Hello and welcome to the unofficial Brian De Palma website.
Here is the latest news:
a la Mod:
INTERVIEW: BRIAN DE PALMA From “Sisters” to “Carrie” to the new “Passion,” he’s been thrilling us in the most stylish ways. Plus: horrific highlights from decades of De Palma.
FEATURE: THE “PASSION” MASK How to make a face that suits two of the screen scene’s most accomplished actresses.
INTERVIEW: P.J. SOLES She turned a small part in “Carrie” into a memorable mean girl. Plus: Pino Donaggio and William Katt on making beautiful music with Carrie.
PREVIEW: “CARRIE” She’s headed for the prom again this year, and director Kimberly Peirce is chaperoning.
FIRST RITES “Carrie” on through the changes
Guare's Cop-Out is a surreal play in which two policemen, one in uniform and one in plainclothes, are played by the same actor, who interchanges (amidst stage blackouts and musical cues) between the two counterpoints of straight-laced police work (the stuttering uniformed one) and noirish absurd fantasies (the smooth and cocky plainclothes one). Each man interacts with a woman, the only other performer in the piece, and she alternates along with him. At one point, the plainclothes cop is drawn into an avant-garde play (a play-within-the play) which finds him under the covers, servicing Marilyn Monroe under the guise of several U.S. presidents, from Washington to Lincoln to Roosevelt, etc. The actor pops up from under the covers to deliver each president's gag-line as Groucho Marx might (complete with cigar), singing crude songs, etc.
The driving "plot" of the play is a whodunnit detective story, with a marked contrast between the cops who, played by the same actor, seem like two sides of the same personality. This aspect, of course, would have fit right in with the types of films De Palma would go on to make throughout his career, and it seems likely he might have envisioned some sort of split-screen for the film version, having just finished the split-screen Dionysus In '69. It certainly would have been an interesting film.
DE PALMA AUDIO SNIPPET
While you're at the Hollywood Outbreak link, check out Srisavasdi's snippet of audio from an interview he did with De Palma for Femme Fatale a little over a decade ago, in which the director talks about leaving enough room in a screenplay to allow for visual design. Great stuff!
Last September, Fleming reported that Pacino was attached to play Paterno. At that time, Nicita was named as the producer, and the project was being shopped around. In that September post, Fleming wrote, "The narrative arc of the movie that will be shopped is obvious. A man becomes the winningest coach in college football history and builds a powerhouse football program that turns him into a campus deity. When his former defensive coordinator Jerry Sandusky is revealed to be a pedophile and it comes out Paterno was told and helped hide the scandal, the coach was summarily fired. He died shortly after of cancer — and many feel of a broken heart — and the school had little choice but to raze a fabled statue of Paterno just as the NCAA dropped the hammer with sanctions against the school that included removal of Paterno’s wins going back to the cover-up. Sandusky was found guilty on 45 counts of sexual abuse against young boys and is expected to spend the rest of his life in prison."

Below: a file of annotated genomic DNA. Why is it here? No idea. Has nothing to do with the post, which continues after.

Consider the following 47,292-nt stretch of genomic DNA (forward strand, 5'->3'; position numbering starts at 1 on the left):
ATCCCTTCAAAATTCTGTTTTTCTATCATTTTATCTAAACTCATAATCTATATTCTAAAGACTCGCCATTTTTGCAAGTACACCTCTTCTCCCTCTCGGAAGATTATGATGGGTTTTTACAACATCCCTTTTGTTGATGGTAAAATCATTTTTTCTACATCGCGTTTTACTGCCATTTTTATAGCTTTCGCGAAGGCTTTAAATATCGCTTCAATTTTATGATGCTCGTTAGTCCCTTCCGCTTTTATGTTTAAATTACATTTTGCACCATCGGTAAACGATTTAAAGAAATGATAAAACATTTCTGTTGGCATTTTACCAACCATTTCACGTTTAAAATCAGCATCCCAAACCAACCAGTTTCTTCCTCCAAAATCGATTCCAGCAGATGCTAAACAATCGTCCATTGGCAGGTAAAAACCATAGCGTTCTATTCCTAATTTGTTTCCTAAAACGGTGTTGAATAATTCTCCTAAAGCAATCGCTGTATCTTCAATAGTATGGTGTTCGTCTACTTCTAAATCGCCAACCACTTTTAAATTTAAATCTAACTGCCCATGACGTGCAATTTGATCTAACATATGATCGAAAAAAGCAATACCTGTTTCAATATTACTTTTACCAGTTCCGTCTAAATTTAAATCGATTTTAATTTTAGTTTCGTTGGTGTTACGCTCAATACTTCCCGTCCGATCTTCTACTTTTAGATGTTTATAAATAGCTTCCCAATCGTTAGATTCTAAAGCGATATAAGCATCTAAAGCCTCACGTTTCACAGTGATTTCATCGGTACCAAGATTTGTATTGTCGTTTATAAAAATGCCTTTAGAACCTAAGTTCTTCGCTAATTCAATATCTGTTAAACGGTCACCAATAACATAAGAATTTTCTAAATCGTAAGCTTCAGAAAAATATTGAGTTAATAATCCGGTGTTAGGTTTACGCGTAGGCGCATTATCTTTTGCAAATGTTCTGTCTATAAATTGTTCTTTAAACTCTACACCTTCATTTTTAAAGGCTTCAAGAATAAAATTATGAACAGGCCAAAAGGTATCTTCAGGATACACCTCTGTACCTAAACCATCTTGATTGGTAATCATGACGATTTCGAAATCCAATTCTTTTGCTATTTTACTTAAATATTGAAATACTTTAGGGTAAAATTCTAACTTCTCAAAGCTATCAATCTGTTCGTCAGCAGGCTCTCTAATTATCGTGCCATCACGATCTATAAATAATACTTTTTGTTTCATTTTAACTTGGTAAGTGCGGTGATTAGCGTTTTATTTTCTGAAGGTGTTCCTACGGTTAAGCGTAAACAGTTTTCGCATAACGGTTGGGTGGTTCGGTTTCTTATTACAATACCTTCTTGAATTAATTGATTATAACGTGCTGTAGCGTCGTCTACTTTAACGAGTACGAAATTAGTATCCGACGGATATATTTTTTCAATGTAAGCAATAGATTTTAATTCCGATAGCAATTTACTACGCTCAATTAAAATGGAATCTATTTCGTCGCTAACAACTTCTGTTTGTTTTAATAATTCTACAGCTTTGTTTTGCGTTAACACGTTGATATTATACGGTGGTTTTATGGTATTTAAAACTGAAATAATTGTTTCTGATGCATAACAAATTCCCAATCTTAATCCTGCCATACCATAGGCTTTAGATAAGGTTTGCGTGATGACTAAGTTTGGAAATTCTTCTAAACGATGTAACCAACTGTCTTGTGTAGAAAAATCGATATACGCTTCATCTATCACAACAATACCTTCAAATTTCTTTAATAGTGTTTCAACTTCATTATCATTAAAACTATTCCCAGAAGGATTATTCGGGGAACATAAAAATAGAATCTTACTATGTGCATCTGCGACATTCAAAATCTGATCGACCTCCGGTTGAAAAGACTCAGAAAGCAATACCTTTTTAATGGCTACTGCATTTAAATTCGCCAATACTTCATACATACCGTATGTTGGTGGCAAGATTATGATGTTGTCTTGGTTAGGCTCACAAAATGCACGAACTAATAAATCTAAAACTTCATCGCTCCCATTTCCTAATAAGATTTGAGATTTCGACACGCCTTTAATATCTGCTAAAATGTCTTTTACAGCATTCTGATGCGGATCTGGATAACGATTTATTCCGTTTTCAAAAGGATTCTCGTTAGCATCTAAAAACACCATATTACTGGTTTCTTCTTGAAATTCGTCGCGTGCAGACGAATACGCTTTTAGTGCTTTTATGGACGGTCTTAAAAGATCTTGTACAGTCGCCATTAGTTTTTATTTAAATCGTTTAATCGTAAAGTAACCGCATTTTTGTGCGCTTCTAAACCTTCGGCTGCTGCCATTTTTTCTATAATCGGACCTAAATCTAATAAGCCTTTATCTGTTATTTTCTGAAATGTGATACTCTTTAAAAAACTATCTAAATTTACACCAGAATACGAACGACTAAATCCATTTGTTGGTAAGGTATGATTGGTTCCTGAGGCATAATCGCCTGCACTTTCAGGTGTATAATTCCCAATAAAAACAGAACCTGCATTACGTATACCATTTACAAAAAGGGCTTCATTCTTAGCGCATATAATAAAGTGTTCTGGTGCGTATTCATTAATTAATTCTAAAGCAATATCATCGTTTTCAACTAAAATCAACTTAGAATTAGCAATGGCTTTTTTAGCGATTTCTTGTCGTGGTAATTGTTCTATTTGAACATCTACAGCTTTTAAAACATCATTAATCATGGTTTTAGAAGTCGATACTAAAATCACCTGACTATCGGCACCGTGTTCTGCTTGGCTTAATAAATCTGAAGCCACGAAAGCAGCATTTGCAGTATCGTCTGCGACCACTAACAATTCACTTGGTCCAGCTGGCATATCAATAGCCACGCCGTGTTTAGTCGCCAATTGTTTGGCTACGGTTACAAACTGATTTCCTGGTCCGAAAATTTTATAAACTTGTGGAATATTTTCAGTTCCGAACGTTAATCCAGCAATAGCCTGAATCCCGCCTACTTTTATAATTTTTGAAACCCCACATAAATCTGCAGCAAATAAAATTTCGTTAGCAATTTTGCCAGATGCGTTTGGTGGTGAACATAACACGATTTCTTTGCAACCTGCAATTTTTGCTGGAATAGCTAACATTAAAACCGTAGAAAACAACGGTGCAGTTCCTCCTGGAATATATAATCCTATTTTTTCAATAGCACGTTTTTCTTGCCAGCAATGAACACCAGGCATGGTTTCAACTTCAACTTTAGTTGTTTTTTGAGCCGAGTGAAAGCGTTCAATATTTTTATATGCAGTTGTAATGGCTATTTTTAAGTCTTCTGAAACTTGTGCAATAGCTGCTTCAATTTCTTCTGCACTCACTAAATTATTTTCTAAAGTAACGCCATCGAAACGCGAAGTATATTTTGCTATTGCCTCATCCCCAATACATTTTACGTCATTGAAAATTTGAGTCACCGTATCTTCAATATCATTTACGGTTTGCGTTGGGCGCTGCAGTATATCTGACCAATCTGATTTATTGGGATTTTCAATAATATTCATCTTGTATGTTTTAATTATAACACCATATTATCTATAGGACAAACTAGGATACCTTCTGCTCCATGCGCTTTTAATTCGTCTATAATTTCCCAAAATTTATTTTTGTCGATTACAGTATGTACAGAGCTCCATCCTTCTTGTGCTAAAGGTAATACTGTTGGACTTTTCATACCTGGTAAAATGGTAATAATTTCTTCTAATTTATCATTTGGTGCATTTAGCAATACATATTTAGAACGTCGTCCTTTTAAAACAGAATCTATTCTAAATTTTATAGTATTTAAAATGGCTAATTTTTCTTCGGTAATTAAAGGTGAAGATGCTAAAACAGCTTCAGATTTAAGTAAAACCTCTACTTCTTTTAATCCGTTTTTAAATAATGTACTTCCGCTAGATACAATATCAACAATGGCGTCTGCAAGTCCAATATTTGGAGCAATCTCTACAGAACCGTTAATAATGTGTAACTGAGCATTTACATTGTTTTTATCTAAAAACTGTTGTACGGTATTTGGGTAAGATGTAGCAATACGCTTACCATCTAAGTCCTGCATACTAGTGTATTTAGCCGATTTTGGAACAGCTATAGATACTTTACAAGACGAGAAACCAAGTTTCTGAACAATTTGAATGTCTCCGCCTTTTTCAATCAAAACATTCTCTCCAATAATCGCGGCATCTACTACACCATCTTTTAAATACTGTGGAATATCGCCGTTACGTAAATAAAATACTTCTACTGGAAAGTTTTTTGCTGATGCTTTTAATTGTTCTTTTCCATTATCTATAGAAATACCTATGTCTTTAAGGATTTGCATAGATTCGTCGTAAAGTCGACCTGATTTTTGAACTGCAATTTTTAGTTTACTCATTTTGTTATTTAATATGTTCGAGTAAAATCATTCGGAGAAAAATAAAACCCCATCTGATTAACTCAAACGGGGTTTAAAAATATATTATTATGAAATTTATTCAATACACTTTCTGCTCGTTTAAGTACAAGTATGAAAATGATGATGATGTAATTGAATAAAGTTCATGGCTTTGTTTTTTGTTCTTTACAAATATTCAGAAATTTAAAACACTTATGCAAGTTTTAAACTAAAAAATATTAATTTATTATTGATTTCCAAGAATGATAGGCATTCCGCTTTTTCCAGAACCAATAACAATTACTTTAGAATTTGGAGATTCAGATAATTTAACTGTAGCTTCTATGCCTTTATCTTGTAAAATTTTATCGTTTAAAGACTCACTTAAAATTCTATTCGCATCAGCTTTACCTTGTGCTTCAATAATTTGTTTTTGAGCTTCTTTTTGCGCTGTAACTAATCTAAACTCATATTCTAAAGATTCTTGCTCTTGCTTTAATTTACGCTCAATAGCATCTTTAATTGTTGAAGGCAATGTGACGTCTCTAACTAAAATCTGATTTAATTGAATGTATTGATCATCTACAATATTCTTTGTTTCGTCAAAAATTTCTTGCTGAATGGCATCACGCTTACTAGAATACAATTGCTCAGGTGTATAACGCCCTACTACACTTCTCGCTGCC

Fleming was soon flooded with e-mails, and updated the post with this:
"The administration at Penn State chose to protect its cherished powerhouse and lucrative football program, and went against the contract that any institution of higher learning has, which is to protect the young and vulnerable. The idea that this just somehow happened, and nobody but Sandusky was to blame, is something I will never embrace. Had that been the case, I doubt the university would have fired Paterno and later torn down his statue, or that the NCAA would have leveled devastating sanctions against the football program at the expense of current players who had absolutely nothing to do with any of this and who didn’t deserve punishment that was delivered to send a clear message about prioritizing what is important. Regretfully, that is Paterno’s enduring legacy now. But keep the emails coming!"
"There are so many themes to deal with here, from Paterno’s rise and his loyalty to a football program he spent his life building, to the obvious question of how a molder of young men could possibly have stood silently by when told that one of his former coaches started a charity for underprivileged kids and used it as a way to ingratiate himself into vulnerable young fatherless boys for sexual encounters? The failure of Paterno and university officials to act allowed Sandusky to continue molesting boys for years, which was borne out in court testimony leading to his conviction and incarceration. Posnanski was working on a book about Paterno and was well into it when the scandal broke. The book is as much about what made Paterno tick as anything else, and capturing complex characters is something Pacino does well. He played a conflicted pro football coach in Any Given Sunday, and Jack Kevorkian in the HBO film You Don’t Know Jack."
At the start of his post on the film, Prime writes, "In 1987, Brian De Palma and iconic key collaborators including spitfire screenwriter David Mamet and legendary composer Ennio Morricone, set out to realize a historical crime epic like none other. De Palma is a larger than life director known to embrace bold stylistic choices, Mamet writes dialogue that comes out of some kind of curse-laden meta-reality, and Morricone’s score contains in itself a storybook quality, that every moment is deliberately crafted to dramatize history, to realize a respectful spectacle."